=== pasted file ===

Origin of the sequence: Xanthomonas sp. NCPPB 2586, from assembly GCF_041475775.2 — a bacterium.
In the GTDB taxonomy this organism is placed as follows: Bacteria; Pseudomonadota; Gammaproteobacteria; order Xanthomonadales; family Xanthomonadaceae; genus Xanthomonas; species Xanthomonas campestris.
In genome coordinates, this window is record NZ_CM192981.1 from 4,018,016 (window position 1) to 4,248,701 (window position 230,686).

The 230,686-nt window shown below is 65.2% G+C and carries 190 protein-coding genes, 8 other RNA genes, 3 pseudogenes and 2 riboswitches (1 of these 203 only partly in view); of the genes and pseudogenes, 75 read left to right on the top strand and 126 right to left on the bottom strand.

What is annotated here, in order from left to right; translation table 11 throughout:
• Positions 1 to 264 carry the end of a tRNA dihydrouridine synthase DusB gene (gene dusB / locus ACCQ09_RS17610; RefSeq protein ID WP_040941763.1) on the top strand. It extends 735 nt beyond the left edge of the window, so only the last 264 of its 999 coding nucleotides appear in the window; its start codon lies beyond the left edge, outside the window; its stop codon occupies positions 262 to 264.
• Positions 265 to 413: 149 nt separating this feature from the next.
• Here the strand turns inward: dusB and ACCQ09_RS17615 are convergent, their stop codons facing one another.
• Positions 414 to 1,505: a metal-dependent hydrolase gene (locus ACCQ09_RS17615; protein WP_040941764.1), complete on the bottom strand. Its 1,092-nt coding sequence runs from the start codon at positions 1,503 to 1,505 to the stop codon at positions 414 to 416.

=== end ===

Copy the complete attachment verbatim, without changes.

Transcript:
Origin of the sequence: Xanthomonas sp. NCPPB 2586, from assembly GCF_041475775.2 — a bacterium.
In the GTDB taxonomy this organism is placed as follows: Bacteria; Pseudomonadota; Gammaproteobacteria; order Xanthomonadales; family Xanthomonadaceae; genus Xanthomonas; species Xanthomonas campestris.
In genome coordinates, this window is record NZ_CM192981.1 from 4,018,016 (window position 1) to 4,248,701 (window position 230,686).

The 230,686-nt window shown below is 65.2% G+C and carries 190 protein-coding genes, 8 other RNA genes, 3 pseudogenes and 2 riboswitches (1 of these 203 only partly in view); of the genes and pseudogenes, 75 read left to right on the top strand and 126 right to left on the bottom strand.

What is annotated here, in order from left to right; translation table 11 throughout:
• Positions 1 to 264 carry the end of a tRNA dihydrouridine synthase DusB gene (gene dusB / locus ACCQ09_RS17610; RefSeq protein ID WP_040941763.1) on the top strand. It extends 735 nt beyond the left edge of the window, so only the last 264 of its 999 coding nucleotides appear in the window; its start codon lies beyond the left edge, outside the window; its stop codon occupies positions 262 to 264.
• Positions 265 to 413: 149 nt separating this feature from the next.
• Here the strand turns inward: dusB and ACCQ09_RS17615 are convergent, their stop codons facing one another.
• Positions 414 to 1,505: a metal-dependent hydrolase gene (locus ACCQ09_RS17615; protein WP_040941764.1), complete on the bottom strand. Its 1,092-nt coding sequence runs from the start codon at positions 1,503 to 1,505 to the stop codon at positions 414 to 416.